First light. Ghostly figures in the meadow shrink into common snakeroot. The distant gargle of a truck jake-breaking off the interstate.
The flat white sky prompts me to notice that the white snakeroot—a plant that clouds up the meadow, being toxic to deer—has gone to seed.
The clouds of white snakeroot in my yard host one tiger swallowtail, glamorous as a celebrity in a trailer court. A raven’s metallic croak.
Wasps wallow through mounds of snakeroot flowers. At the woods’ edge, a yellow leaf trapped by a caterpillar thread never stops twirling.
Even at late morning, it’s chilly when the sun goes in. The yard is now white with snakeroot flowers. The distant sound of a power saw.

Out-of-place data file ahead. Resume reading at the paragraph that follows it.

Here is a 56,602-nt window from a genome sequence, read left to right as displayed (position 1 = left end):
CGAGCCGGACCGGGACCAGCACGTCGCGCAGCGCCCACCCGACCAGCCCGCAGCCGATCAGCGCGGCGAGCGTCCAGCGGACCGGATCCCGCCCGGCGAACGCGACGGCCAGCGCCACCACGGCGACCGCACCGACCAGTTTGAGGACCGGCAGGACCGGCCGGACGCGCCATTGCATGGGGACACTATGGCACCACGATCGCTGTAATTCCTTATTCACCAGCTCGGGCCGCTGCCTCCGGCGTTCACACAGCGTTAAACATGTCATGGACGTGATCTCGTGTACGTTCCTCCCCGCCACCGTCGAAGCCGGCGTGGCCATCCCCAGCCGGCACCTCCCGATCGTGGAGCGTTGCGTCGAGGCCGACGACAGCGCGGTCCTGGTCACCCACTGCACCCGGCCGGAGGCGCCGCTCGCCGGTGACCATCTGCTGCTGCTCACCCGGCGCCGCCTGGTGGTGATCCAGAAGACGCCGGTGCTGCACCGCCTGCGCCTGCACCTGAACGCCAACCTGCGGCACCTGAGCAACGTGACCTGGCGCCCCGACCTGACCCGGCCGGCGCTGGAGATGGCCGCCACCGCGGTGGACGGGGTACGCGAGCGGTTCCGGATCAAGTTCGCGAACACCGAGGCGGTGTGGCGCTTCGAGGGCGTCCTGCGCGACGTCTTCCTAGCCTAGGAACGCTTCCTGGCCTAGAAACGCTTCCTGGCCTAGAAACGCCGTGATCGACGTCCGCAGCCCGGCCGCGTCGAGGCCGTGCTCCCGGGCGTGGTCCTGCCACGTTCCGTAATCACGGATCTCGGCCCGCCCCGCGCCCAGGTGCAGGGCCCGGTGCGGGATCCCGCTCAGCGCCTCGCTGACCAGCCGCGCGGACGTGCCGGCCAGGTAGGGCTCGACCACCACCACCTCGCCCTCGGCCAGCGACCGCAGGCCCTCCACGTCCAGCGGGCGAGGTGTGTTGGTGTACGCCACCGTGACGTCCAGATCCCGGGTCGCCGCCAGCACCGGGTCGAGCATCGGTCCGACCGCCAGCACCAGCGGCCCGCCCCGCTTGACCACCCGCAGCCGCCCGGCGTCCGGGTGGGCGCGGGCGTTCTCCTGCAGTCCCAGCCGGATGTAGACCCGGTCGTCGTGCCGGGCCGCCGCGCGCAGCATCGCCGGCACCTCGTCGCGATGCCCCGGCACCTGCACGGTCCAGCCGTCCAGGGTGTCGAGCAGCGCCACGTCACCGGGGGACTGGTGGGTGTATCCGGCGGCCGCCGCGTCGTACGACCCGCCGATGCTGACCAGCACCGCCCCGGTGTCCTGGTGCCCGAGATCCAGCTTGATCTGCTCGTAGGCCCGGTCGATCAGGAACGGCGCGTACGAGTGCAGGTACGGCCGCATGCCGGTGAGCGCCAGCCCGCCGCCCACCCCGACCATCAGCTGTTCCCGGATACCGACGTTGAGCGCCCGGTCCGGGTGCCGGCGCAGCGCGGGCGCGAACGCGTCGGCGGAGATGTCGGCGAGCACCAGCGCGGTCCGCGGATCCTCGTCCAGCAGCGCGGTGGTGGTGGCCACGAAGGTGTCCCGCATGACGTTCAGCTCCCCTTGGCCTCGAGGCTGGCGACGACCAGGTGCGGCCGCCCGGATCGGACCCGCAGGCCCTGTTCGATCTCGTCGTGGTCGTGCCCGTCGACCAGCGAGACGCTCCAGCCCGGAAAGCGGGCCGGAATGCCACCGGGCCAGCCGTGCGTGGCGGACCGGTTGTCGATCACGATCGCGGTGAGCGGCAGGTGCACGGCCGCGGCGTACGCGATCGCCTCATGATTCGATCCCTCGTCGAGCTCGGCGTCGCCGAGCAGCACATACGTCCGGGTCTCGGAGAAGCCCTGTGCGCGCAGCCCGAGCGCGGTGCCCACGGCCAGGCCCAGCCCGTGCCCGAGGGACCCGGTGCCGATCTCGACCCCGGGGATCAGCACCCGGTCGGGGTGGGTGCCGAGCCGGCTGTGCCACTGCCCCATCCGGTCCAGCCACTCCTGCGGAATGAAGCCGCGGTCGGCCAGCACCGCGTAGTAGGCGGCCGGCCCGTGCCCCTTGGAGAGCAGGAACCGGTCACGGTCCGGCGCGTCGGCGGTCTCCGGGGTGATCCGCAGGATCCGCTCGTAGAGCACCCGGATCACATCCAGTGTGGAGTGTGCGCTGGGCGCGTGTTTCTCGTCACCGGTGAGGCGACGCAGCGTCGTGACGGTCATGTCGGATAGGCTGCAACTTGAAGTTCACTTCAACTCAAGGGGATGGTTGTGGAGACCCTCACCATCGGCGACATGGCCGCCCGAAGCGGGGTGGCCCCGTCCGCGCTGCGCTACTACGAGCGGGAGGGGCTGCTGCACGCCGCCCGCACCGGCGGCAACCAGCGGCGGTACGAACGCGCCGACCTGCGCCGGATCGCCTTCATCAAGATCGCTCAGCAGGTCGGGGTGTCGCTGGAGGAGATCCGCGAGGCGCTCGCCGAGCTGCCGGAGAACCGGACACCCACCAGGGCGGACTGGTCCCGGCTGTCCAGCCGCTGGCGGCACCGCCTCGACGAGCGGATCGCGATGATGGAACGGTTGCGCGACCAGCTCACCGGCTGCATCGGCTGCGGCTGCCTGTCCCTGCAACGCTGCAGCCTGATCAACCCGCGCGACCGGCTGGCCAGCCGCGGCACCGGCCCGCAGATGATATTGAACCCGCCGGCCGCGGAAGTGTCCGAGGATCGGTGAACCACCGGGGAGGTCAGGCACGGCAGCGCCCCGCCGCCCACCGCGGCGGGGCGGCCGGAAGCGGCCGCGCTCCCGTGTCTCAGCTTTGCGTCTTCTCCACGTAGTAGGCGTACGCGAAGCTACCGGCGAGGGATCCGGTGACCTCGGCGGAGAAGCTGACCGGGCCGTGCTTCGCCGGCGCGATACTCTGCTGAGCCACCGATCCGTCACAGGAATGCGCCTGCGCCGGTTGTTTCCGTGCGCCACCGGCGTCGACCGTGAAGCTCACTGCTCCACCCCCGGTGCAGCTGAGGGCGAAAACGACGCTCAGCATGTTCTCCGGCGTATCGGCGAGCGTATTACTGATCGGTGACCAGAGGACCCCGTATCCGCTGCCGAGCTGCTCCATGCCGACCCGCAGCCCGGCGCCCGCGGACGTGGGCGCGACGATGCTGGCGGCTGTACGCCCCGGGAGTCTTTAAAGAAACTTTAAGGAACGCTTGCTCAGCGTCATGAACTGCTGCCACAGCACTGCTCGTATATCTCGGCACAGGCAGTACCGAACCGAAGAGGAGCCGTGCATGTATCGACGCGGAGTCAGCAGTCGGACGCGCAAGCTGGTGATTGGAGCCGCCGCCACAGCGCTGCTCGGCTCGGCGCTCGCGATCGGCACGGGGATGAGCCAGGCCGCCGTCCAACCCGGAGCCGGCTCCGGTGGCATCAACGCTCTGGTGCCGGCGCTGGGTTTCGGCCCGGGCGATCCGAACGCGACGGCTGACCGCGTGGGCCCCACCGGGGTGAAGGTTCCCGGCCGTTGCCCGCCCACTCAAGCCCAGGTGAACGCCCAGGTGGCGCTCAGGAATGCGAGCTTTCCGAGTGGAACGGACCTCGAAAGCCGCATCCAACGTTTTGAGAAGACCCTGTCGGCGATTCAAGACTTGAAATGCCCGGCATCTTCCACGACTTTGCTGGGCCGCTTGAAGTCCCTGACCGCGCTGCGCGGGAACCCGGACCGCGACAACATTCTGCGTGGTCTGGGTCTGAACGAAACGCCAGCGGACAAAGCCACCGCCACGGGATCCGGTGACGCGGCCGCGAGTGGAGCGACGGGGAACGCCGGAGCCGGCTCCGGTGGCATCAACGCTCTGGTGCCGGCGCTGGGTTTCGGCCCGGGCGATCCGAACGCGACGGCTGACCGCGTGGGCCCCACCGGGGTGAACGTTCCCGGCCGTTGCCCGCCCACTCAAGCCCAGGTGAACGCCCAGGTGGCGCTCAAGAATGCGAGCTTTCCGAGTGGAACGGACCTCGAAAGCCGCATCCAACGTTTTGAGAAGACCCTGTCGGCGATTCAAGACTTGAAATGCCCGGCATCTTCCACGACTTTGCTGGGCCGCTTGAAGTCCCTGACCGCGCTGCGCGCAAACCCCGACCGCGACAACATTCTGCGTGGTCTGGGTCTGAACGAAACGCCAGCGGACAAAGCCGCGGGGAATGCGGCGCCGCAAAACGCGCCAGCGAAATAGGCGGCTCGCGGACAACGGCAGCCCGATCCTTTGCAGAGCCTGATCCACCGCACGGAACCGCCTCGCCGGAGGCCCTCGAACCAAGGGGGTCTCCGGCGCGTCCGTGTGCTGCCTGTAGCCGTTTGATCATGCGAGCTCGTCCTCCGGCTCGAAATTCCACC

A scattering of white in my overgrown garden: soapwort, bindweed, fleabane, snakeroot. The sky brightens. A towhee calls from the lilac.
In the half-light of dawn, white snakeroot glowing in the meadow, the unending shhhhh of tree crickets, clatter of a squirrel venturing out.
Scattered drips of dew from the top roof. A doe and fawn ghost by along the woods’ edge, the fawn’s spots as faded as snakeroot flowers.
Rain starts almost imperceptibly, thickening from shimmer to mist to curtain. Early goldenrod and white snakeroot are both fading to brown.
A bristly white caterpillar on the freshly painted white porch railing. The sky too is white, and the lawn with its banks of snakeroot.